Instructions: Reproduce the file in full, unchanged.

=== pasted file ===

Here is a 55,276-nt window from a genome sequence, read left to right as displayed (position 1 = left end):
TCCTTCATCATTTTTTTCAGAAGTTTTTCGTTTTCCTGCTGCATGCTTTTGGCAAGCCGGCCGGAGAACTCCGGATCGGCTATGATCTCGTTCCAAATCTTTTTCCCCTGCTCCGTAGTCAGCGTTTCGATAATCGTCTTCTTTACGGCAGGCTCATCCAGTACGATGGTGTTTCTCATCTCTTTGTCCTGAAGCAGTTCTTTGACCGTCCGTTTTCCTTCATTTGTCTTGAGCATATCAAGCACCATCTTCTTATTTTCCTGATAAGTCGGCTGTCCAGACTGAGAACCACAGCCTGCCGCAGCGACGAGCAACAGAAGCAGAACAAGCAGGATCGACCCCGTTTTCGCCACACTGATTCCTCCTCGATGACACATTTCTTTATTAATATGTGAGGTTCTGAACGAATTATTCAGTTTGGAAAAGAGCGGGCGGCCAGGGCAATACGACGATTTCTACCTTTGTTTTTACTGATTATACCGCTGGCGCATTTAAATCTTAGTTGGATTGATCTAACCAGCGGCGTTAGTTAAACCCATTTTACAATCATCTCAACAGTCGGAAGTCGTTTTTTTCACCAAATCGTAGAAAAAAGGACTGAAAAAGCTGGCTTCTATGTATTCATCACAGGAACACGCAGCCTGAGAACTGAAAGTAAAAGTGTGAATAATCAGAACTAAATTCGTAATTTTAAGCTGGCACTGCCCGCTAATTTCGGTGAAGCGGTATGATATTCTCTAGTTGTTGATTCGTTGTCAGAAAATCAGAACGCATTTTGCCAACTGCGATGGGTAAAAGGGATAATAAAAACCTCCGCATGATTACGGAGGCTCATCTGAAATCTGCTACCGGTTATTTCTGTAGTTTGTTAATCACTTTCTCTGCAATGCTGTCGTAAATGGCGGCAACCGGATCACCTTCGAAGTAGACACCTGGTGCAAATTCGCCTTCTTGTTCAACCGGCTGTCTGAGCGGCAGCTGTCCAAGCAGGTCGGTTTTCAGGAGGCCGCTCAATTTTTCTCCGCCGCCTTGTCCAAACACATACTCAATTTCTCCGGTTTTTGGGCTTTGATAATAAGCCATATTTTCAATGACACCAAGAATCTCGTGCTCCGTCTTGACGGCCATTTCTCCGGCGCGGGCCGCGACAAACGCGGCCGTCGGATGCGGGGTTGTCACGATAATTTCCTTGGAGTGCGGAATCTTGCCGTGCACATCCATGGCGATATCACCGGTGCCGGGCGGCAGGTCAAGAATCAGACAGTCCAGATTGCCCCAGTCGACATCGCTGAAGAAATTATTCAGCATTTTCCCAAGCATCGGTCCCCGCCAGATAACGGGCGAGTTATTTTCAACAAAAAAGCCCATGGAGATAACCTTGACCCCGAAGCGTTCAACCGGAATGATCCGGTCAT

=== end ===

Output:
Here is a 55,276-nt window from a genome sequence, read left to right as displayed (position 1 = left end):
TCCTTCATCATTTTTTTCAGAAGTTTTTCGTTTTCCTGCTGCATGCTTTTGGCAAGCCGGCCGGAGAACTCCGGATCGGCTATGATCTCGTTCCAAATCTTTTTCCCCTGCTCCGTAGTCAGCGTTTCGATAATCGTCTTCTTTACGGCAGGCTCATCCAGTACGATGGTGTTTCTCATCTCTTTGTCCTGAAGCAGTTCTTTGACCGTCCGTTTTCCTTCATTTGTCTTGAGCATATCAAGCACCATCTTCTTATTTTCCTGATAAGTCGGCTGTCCAGACTGAGAACCACAGCCTGCCGCAGCGACGAGCAACAGAAGCAGAACAAGCAGGATCGACCCCGTTTTCGCCACACTGATTCCTCCTCGATGACACATTTCTTTATTAATATGTGAGGTTCTGAACGAATTATTCAGTTTGGAAAAGAGCGGGCGGCCAGGGCAATACGACGATTTCTACCTTTGTTTTTACTGATTATACCGCTGGCGCATTTAAATCTTAGTTGGATTGATCTAACCAGCGGCGTTAGTTAAACCCATTTTACAATCATCTCAACAGTCGGAAGTCGTTTTTTTCACCAAATCGTAGAAAAAAGGACTGAAAAAGCTGGCTTCTATGTATTCATCACAGGAACACGCAGCCTGAGAACTGAAAGTAAAAGTGTGAATAATCAGAACTAAATTCGTAATTTTAAGCTGGCACTGCCCGCTAATTTCGGTGAAGCGGTATGATATTCTCTAGTTGTTGATTCGTTGTCAGAAAATCAGAACGCATTTTGCCAACTGCGATGGGTAAAAGGGATAATAAAAACCTCCGCATGATTACGGAGGCTCATCTGAAATCTGCTACCGGTTATTTCTGTAGTTTGTTAATCACTTTCTCTGCAATGCTGTCGTAAATGGCGGCAACCGGATCACCTTCGAAGTAGACACCTGGTGCAAATTCGCCTTCTTGTTCAACCGGCTGTCTGAGCGGCAGCTGTCCAAGCAGGTCGGTTTTCAGGAGGCCGCTCAATTTTTCTCCGCCGCCTTGTCCAAACACATACTCAATTTCTCCGGTTTTTGGGCTTTGATAATAAGCCATATTTTCAATGACACCAAGAATCTCGTGCTCCGTCTTGACGGCCATTTCTCCGGCGCGGGCCGCGACAAACGCGGCCGTCGGATGCGGGGTTGTCACGATAATTTCCTTGGAGTGCGGAATCTTGCCGTGCACATCCATGGCGATATCACCGGTGCCGGGCGGCAGGTCAAGAATCAGACAGTCCAGATTGCCCCAGTCGACATCGCTGAAGAAATTATTCAGCATTTTCCCAAGCATCGGTCCCCGCCAGATAACGGGCGAGTTATTTTCAACAAAAAAGCCCATGGAGATAACCTTGACCCCGAAGCGTTCAACCGGAATGATCCGGTCAT